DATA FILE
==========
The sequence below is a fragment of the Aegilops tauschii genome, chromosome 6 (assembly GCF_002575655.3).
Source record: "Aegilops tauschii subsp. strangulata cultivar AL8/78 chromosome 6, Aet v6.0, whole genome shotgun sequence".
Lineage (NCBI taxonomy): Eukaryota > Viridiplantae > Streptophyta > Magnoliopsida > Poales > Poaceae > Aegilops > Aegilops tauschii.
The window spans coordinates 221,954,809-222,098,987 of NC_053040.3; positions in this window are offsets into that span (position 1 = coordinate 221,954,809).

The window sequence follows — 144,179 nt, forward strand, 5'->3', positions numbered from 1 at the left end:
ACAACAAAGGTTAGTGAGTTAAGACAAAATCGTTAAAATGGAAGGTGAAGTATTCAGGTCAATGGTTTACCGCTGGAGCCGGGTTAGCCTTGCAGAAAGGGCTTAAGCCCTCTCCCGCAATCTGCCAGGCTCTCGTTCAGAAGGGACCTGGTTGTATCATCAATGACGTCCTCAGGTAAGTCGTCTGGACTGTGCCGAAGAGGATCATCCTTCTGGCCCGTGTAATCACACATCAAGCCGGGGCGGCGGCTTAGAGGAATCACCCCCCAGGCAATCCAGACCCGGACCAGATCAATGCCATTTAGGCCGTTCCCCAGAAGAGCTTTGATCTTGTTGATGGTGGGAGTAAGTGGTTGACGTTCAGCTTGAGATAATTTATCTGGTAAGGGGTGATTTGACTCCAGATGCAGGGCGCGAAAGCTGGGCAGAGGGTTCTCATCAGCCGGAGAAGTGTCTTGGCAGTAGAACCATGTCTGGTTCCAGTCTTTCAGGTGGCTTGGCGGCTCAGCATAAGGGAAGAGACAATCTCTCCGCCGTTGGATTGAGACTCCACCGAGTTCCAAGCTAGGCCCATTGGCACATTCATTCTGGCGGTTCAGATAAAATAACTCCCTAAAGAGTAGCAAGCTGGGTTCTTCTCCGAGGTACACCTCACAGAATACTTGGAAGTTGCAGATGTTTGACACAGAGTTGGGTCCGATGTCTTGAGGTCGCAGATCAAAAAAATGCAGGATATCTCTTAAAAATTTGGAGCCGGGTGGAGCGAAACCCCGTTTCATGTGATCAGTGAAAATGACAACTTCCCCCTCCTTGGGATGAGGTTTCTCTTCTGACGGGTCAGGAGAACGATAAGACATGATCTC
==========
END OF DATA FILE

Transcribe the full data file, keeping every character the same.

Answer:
The sequence below is a fragment of the Aegilops tauschii genome, chromosome 6 (assembly GCF_002575655.3).
Source record: "Aegilops tauschii subsp. strangulata cultivar AL8/78 chromosome 6, Aet v6.0, whole genome shotgun sequence".
Lineage (NCBI taxonomy): Eukaryota > Viridiplantae > Streptophyta > Magnoliopsida > Poales > Poaceae > Aegilops > Aegilops tauschii.
The window spans coordinates 221,954,809-222,098,987 of NC_053040.3; positions in this window are offsets into that span (position 1 = coordinate 221,954,809).

The window sequence follows — 144,179 nt, forward strand, 5'->3', positions numbered from 1 at the left end:
ACAACAAAGGTTAGTGAGTTAAGACAAAATCGTTAAAATGGAAGGTGAAGTATTCAGGTCAATGGTTTACCGCTGGAGCCGGGTTAGCCTTGCAGAAAGGGCTTAAGCCCTCTCCCGCAATCTGCCAGGCTCTCGTTCAGAAGGGACCTGGTTGTATCATCAATGACGTCCTCAGGTAAGTCGTCTGGACTGTGCCGAAGAGGATCATCCTTCTGGCCCGTGTAATCACACATCAAGCCGGGGCGGCGGCTTAGAGGAATCACCCCCCAGGCAATCCAGACCCGGACCAGATCAATGCCATTTAGGCCGTTCCCCAGAAGAGCTTTGATCTTGTTGATGGTGGGAGTAAGTGGTTGACGTTCAGCTTGAGATAATTTATCTGGTAAGGGGTGATTTGACTCCAGATGCAGGGCGCGAAAGCTGGGCAGAGGGTTCTCATCAGCCGGAGAAGTGTCTTGGCAGTAGAACCATGTCTGGTTCCAGTCTTTCAGGTGGCTTGGCGGCTCAGCATAAGGGAAGAGACAATCTCTCCGCCGTTGGATTGAGACTCCACCGAGTTCCAAGCTAGGCCCATTGGCACATTCATTCTGGCGGTTCAGATAAAATAACTCCCTAAAGAGTAGCAAGCTGGGTTCTTCTCCGAGGTACACCTCACAGAATACTTGGAAGTTGCAGATGTTTGACACAGAGTTGGGTCCGATGTCTTGAGGTCGCAGATCAAAAAAATGCAGGATATCTCTTAAAAATTTGGAGCCGGGTGGAGCGAAACCCCGTTTCATGTGATCAGTGAAAATGACAACTTCCCCCTCCTTGGGATGAGGTTTCTCTTCTGACGGGTCAGGAGAACGATAAGACATGATCTC